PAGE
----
Centre for Biodiversity and Environment Research


Ellie Dyer's PhD Blog

by Ellie Dyer

My PhD does not include a field work component, so I jumped at the chance to travel to Australia to the University of Adelaide to spend a month working in the lab of my overseas supervisor Dr Phill Cassey (www.cassey-invasion-ecology.org). I travelled there with Su Shan, another invasion biology PhD student hosted jointly by UCL and the Institute of Zoology, Zoological Society of London.

Falling at the beginning of the second year of my PhD, it was the perfect opportunity to spend time focussing on some species richness analyses that I had been struggling with for a while. Being 11 hours ahead of the UK meant that I was awake whilst the rest of my London office were asleep, so I missed out on the distractions of email and lengthy coffee breaks. The sun rising early to reveal clear blue skies made it easy to jump out of bed and start the day. It turns out I do my best work in the morning – hard to replicate at home in London when it’s still dark outside with horizontal torrential rain at 8am.

The University of Adelaide itself is in a beautiful location, adjacent to botanic gardens and parkland on one side with the River Torrens running through, complete with black swans and basking water skinks. The other side of campus sits next to the State Library of South Australia, the Art Gallery of South Australia, the South Australian Museum, and most importantly the tram line that leads to the beach! We visited the palindromic Glenelg beach a couple of times (you can’t visit Australia without getting a bit of a tan), and it gave us the perfect timeout from our PhDs. Not too busy with beautiful white sand, shallow seas, rows of bars and cafes and only a few sharks. We were also lucky enough to visit Belair National Park with Phill and his family, where we saw a stump-tailed skink, two species of freshwater turtle and of course koalas and grey kangaroos. Phill was the perfect host and invited us to his house where we had the opportunity to get to know the team from Adelaide, and also sample a traditional Aussie barbeque whilst trying to spot the resident koala in the eucalyptus tree above us.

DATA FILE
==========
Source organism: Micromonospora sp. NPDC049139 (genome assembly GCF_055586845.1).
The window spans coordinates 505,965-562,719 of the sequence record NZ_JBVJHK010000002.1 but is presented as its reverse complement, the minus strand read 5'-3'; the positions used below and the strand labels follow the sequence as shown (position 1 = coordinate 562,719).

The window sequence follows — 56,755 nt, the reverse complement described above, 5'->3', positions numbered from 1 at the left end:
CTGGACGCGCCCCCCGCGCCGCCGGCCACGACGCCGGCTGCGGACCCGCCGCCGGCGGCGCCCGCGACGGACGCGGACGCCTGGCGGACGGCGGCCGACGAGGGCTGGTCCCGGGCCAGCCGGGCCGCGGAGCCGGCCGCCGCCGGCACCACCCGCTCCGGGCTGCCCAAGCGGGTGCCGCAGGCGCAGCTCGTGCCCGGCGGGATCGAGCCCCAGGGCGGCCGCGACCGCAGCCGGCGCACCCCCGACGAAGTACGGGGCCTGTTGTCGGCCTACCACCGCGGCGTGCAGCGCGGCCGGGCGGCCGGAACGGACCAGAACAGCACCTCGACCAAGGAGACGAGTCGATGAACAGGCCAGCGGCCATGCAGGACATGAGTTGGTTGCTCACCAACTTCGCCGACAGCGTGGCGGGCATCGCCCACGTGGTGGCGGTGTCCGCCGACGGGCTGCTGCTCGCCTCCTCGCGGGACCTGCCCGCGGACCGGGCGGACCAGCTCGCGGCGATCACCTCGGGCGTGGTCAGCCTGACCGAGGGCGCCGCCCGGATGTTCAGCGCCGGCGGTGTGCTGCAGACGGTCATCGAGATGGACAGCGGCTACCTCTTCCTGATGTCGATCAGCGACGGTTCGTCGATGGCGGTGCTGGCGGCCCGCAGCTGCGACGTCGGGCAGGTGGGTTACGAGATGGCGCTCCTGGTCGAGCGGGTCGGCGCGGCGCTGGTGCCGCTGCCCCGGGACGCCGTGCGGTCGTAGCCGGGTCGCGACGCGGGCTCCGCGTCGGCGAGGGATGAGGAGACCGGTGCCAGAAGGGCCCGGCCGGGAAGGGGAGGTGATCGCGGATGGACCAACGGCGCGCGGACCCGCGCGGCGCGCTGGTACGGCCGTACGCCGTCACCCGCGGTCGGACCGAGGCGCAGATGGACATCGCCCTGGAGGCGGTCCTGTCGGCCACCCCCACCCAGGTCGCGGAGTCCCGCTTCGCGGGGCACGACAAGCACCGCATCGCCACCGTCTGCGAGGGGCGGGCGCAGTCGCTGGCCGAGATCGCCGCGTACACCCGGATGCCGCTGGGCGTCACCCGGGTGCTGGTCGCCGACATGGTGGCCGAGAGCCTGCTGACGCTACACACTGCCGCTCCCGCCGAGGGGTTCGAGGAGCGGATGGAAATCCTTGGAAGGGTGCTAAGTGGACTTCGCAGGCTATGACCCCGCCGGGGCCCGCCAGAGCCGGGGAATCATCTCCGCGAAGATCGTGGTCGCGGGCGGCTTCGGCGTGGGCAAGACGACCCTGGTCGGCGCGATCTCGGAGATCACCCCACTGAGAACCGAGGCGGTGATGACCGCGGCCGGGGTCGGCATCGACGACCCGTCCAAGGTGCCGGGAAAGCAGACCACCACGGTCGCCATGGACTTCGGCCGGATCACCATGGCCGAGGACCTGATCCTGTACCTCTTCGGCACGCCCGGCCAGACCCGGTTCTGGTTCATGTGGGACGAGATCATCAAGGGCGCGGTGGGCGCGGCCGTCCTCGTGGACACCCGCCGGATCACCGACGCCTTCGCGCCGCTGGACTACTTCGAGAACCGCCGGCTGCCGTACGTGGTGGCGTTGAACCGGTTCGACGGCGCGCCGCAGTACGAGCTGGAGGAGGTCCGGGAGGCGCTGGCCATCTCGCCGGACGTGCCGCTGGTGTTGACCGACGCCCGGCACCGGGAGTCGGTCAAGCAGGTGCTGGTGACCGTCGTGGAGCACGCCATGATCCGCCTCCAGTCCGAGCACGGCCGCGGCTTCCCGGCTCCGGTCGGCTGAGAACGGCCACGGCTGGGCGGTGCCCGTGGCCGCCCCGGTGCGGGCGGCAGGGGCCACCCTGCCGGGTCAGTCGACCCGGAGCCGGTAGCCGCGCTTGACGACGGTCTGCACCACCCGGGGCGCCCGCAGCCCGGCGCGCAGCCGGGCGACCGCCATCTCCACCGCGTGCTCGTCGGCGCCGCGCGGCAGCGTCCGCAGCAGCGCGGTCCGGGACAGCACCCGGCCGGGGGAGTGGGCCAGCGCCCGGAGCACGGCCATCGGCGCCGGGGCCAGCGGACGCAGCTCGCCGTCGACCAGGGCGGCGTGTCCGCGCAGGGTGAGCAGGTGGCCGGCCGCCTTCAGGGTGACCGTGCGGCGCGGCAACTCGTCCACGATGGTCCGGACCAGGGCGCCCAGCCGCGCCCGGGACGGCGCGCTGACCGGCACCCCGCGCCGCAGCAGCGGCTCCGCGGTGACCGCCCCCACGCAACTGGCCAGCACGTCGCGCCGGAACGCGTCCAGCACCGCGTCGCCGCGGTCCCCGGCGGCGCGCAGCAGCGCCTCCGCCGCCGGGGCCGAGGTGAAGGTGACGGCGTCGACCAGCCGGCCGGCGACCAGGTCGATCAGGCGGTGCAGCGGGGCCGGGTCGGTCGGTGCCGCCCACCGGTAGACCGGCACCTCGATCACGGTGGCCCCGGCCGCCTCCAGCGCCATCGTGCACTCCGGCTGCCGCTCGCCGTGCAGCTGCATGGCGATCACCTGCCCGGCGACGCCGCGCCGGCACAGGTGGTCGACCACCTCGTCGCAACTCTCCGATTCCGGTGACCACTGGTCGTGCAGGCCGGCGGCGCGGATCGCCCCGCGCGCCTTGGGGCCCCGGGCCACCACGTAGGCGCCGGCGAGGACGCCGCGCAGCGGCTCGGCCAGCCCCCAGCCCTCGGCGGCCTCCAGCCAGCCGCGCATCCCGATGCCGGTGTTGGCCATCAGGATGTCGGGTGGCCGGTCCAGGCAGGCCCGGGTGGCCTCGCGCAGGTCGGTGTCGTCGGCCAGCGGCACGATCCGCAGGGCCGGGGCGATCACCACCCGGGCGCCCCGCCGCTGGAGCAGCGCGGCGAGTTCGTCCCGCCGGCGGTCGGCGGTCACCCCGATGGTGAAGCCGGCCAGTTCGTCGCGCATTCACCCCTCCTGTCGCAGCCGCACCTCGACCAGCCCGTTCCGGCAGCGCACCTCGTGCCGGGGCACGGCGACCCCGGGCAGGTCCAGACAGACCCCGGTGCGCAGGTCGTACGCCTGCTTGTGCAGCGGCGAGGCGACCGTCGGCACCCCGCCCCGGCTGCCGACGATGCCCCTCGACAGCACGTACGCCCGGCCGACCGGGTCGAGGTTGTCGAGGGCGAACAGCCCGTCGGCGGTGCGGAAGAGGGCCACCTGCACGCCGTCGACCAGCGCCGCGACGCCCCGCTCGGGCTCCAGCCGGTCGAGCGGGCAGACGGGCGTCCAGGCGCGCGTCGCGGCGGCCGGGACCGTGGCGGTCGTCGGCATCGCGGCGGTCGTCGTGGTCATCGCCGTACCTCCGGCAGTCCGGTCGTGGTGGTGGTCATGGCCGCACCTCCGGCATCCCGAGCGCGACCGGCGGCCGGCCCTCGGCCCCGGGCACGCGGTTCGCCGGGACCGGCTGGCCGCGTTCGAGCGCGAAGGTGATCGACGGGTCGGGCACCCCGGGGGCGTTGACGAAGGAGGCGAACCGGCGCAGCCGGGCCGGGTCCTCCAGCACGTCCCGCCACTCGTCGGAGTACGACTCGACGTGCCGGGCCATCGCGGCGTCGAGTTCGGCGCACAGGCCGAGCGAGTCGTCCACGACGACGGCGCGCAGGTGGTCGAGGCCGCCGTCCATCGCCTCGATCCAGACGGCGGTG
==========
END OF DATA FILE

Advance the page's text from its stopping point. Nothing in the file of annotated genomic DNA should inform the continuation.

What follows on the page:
Keeping an eye out for sharks.


The University of Adelaide campus with the beautiful jacaranda trees in bloom.

Not only did the break from normal life allow me to have a concentrated period of time to focus on my PhD, it also gave me the opportunity to speak to other invasion biologists in the new lab and set up some fantastic collaborations. I gave a presentation to a team who are developing some species distribution models and had expressed an interest in using my data to trial them with. I started working on a paper with Phill and one of his other PhD students, looking at hotspots of uncertainty in invasive species detection. I also got the rare opportunity to meet with two members from the Australian Government in Victoria to discuss my project and the prospect of using my data to advise and support their invasive species policies.

My month in Adelaide was probably the most productive time of my PhD so far. Having the skillsets and advice of Phill and his team on hand, coupled with the lack of distraction, really helped me to focus my research. The 35°C sunshine also helped of course. I am happily returning at the end of this year to repeat the process, and I’m looking forward to continuing the collaborations I made there.

Only 284 days until I’ll be back on the beach, I mean back in the lab…


Su Shan and I on the University of Adelaide campus.


Glenelg beach.